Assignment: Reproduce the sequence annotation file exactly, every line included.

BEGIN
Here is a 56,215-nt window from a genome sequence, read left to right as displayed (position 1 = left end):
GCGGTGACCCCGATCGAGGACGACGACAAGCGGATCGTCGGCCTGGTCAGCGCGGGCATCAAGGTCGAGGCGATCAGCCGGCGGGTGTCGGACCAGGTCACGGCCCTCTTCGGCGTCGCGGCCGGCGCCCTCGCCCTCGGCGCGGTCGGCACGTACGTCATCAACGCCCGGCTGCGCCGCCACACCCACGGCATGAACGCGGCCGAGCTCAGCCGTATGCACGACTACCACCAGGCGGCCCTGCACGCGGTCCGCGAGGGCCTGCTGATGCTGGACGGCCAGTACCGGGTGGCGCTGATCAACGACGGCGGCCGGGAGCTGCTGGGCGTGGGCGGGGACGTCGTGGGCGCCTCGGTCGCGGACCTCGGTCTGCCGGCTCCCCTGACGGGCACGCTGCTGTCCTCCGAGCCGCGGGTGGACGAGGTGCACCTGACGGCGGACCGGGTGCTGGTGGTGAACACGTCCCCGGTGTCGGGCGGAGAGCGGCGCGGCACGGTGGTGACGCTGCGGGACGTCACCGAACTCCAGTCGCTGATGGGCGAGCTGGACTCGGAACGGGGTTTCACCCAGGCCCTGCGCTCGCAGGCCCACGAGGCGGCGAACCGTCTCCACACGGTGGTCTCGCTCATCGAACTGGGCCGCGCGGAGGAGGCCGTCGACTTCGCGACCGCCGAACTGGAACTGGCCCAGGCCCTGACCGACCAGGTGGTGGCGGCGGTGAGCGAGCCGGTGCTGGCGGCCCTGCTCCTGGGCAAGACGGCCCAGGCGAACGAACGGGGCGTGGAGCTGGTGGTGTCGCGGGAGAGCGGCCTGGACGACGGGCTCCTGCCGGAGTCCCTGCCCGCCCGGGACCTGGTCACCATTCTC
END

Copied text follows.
Here is a 56,215-nt window from a genome sequence, read left to right as displayed (position 1 = left end):
GCGGTGACCCCGATCGAGGACGACGACAAGCGGATCGTCGGCCTGGTCAGCGCGGGCATCAAGGTCGAGGCGATCAGCCGGCGGGTGTCGGACCAGGTCACGGCCCTCTTCGGCGTCGCGGCCGGCGCCCTCGCCCTCGGCGCGGTCGGCACGTACGTCATCAACGCCCGGCTGCGCCGCCACACCCACGGCATGAACGCGGCCGAGCTCAGCCGTATGCACGACTACCACCAGGCGGCCCTGCACGCGGTCCGCGAGGGCCTGCTGATGCTGGACGGCCAGTACCGGGTGGCGCTGATCAACGACGGCGGCCGGGAGCTGCTGGGCGTGGGCGGGGACGTCGTGGGCGCCTCGGTCGCGGACCTCGGTCTGCCGGCTCCCCTGACGGGCACGCTGCTGTCCTCCGAGCCGCGGGTGGACGAGGTGCACCTGACGGCGGACCGGGTGCTGGTGGTGAACACGTCCCCGGTGTCGGGCGGAGAGCGGCGCGGCACGGTGGTGACGCTGCGGGACGTCACCGAACTCCAGTCGCTGATGGGCGAGCTGGACTCGGAACGGGGTTTCACCCAGGCCCTGCGCTCGCAGGCCCACGAGGCGGCGAACCGTCTCCACACGGTGGTCTCGCTCATCGAACTGGGCCGCGCGGAGGAGGCCGTCGACTTCGCGACCGCCGAACTGGAACTGGCCCAGGCCCTGACCGACCAGGTGGTGGCGGCGGTGAGCGAGCCGGTGCTGGCGGCCCTGCTCCTGGGCAAGACGGCCCAGGCGAACGAACGGGGCGTGGAGCTGGTGGTGTCGCGGGAGAGCGGCCTGGACGACGGGCTCCTGCCGGAGTCCCTGCCCGCCCGGGACCTGGTCACCATTCTC